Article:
Go Premium for a chance to win a PS4. Enter to Win

x
?
Solved

function small for a conditional array

Posted on 2011-09-14
4
Medium Priority
?
261 Views
Last Modified: 2012-05-12
Hi!
I have a test where the results depend on certain parameters such as sizes (S, M, L), colours (R, Y and G), and finally shapes (Round or Flat).
The results have been tabulated and I now wish to group some results based on one or 2 of the parameters so that for example, I would get one column for all the values I obtained for the small green items ( fat or round), another for the small Red items, and one column for the small yellow items.
I need the values to be then sorted from smallest to largest in each column. The latter I can do using small, and if the columns were grouped easily, I could simply use the "SMALL" function, with the range spanning over the required columns, and I would get my column. My problem is when you want to change the conditions, you then need to reshuffle the columns to group them accordingly. The only other option I could think of was using an "IF" statement, but then the “SMALL” function needs to be entered as an array formula which slows down the calculations dramatically. Is there an easy way to get about this? I am quite desperate as there are quite a few trials and I am at loss as how to proceed with the least possible manual “shuffling” to ensure there is no mistakes!
Thanks for helping me out!
Danièle
I have attached a sample sheet to help. small-example.xlsm
0
Comment
Question by:Daniele Questiaux
4 Comments
 
LVL 50

Accepted Solution

by:
barry houdini earned 2000 total points
ID: 36541781
Hello daniques,

I'm not sure how much this helps you, but SMALL does actually accept a "union" as the first argument which allows you to specify non-contiguous ranges, you just need to enclose the separate ranges in parentheses separated by commas. For example, asssuming you wanted ROUND, YELLOW items then you can use this non-array formula in U5 copied down

=IFERROR(SMALL((C$4:C$16,F$4:F$16,I$4:I$16),ROWS(U$5:U5)),"")

This part is the union

(C$4:C$16,F$4:F$16,I$4:I$16)

Note that using IFERROR (available in Excel 2007 and later) rather than ISERROR allows you to error-check without repeating the main function.....and I also used ROWS in place of ROW which is a little more robust in case you add rows to the worksheet, see attached example

Of course, using this method the formulas don't automatically pick up the criteria in the headers so if you change the criteria you still have to change the ranges in the formulas.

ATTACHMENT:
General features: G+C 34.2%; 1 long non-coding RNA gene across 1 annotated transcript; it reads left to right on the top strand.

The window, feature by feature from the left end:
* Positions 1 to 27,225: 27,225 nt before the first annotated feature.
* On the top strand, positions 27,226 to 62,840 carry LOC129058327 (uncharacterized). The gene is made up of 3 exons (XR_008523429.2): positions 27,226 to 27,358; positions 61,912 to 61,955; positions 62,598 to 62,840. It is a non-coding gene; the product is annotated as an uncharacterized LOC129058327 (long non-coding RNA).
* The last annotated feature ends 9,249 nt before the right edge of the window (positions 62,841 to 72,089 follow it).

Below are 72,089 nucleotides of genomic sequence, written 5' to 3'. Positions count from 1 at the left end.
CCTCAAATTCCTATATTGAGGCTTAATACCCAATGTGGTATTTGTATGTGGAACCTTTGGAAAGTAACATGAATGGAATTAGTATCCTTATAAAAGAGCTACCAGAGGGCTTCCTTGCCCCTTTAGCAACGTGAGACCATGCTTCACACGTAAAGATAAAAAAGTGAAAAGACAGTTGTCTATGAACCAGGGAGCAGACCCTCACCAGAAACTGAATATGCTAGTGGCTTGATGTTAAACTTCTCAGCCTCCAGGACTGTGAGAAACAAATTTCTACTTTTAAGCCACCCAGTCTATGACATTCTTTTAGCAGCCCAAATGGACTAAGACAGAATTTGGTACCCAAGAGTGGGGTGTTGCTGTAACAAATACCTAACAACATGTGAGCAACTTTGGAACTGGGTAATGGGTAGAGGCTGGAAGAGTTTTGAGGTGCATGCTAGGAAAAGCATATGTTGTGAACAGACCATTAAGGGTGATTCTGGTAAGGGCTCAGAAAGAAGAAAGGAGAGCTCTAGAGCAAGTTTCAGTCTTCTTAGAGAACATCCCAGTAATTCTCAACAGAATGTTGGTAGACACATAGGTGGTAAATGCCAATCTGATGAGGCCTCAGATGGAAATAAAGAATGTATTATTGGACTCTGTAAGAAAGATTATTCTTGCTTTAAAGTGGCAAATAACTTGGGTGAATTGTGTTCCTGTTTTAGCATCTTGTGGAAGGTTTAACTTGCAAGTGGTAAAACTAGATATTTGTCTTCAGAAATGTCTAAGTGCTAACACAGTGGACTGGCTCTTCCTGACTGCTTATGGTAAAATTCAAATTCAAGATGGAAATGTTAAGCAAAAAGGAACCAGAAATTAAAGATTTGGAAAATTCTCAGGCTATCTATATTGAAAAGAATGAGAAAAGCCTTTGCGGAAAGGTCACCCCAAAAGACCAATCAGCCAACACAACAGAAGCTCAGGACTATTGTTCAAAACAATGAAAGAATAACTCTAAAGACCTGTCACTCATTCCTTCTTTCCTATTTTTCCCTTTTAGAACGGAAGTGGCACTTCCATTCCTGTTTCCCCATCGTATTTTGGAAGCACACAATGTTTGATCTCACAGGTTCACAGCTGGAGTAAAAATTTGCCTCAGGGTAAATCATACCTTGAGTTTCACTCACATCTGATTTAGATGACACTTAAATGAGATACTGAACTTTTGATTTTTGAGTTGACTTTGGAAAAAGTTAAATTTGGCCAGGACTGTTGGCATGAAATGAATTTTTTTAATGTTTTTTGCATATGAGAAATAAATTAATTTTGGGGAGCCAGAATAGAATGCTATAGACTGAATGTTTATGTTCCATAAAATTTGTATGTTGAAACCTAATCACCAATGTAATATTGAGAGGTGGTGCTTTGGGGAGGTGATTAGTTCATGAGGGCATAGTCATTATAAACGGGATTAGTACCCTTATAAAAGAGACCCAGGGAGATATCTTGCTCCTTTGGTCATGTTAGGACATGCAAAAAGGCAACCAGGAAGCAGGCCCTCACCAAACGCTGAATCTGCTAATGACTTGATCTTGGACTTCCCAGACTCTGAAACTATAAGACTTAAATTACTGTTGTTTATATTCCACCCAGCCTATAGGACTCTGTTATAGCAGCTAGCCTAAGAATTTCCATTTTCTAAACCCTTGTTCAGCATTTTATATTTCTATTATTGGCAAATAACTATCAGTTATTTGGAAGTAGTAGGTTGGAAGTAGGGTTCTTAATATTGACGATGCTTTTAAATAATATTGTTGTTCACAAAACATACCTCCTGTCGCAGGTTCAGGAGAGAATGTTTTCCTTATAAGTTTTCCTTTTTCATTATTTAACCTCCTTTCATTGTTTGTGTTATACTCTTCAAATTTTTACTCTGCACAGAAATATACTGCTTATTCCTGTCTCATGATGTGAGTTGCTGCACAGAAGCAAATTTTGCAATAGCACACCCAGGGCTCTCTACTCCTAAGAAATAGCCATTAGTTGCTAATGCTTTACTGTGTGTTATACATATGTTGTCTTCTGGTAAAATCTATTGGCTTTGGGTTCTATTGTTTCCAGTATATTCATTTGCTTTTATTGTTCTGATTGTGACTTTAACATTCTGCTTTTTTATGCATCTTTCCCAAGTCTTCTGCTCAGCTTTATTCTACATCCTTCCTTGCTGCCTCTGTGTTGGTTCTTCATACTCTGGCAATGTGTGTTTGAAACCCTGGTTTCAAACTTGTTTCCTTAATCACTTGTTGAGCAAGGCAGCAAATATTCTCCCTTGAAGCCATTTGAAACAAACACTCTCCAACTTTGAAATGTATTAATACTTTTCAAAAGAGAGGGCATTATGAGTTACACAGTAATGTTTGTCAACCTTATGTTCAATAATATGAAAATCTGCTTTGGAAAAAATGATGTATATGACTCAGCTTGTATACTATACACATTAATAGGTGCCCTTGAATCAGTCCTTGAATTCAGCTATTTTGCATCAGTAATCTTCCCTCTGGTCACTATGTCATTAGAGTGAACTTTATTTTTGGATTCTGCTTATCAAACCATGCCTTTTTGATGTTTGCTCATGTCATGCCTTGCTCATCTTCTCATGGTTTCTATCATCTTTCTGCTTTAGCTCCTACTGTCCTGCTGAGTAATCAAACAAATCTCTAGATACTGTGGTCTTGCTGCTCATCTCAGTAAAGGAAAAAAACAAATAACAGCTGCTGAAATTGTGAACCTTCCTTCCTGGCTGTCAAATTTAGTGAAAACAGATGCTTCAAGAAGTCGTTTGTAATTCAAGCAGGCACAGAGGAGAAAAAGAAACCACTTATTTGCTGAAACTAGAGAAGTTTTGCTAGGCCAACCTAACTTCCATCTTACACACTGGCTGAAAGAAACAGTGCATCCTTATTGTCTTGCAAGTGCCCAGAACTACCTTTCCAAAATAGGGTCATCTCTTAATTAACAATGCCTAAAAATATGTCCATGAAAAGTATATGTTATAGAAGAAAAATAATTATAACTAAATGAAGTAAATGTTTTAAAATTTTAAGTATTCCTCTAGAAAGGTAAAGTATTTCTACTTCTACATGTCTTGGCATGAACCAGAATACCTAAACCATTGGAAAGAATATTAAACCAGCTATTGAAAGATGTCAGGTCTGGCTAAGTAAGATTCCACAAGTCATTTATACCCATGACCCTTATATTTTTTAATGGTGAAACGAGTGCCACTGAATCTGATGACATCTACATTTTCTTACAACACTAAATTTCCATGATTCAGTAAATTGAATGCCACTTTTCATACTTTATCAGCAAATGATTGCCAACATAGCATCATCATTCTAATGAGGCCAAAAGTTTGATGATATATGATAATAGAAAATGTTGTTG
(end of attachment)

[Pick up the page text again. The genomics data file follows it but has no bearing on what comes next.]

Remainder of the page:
If you wanted to retain the array formulas you could make those more efficient by using IFERROR as i have done.

regards, barry
27309319.xlsm
0
 

Author Comment

by:Daniele Questiaux
ID: 36541871
Hi Barry,
I had tried the union and yes, like you mentioned if does not pick up the criteria from the header which is the problem. To pick up from the header ensures that there are no manual mistakes.
Thanks for pointing out the "IFERROR" and the rows tip. That should save a lot of hassle. Thank you so much for that, and I will straight away apply them.
I wish "SMALL" could have the same as with the averages, "SMALLIF" and "SMALLIFS".... Maybe next excel? Well, I am for the time being sticking with the IF statements and the array formulas as a safeguard to human error, but maybe will need some macro? I am afraid I would be incapable of writing one, but I suspect that would be the best time saving possibility?
Barry, many thanks again for solving some of the “slowness” issues.
Cheers,
Danièle
0
 
LVL 50
ID: 37412244
This question has been classified as abandoned and is closed as part of the Cleanup Program. See the recommendation for more details.
0

Featured Post

[Webinar] Cloud Security

In this webinar you will learn:

-Why existing firewall and DMZ architectures are not suited for securing cloud applications
-How to make your enterprise “Cloud Ready”, and fix your aging DMZ architecture
-How to transform your enterprise and become a Cloud Enabler

Question has a verified solution.

If you are experiencing a similar issue, please ask a related question

Microsoft's Excel has many features that most people will never need nor take advantage of.  Conditional formatting is one feature that you may find a necessity once you start using it.
This article describes how to use a set of graphical playing cards to create a Draw Poker game in Excel or VB6.
This Micro Tutorial demonstrates how to create Excel charts: column, area, line, bar, and scatter charts. Formatting tips are provided as well.
This Micro Tutorial demonstrate the bugs in Microsoft Excel for Mac with Pivot Charts.

971 members asked questions and received personalized solutions in the past 7 days.

Join the community of 500,000 technology professionals and ask your questions.

Join & Ask a Question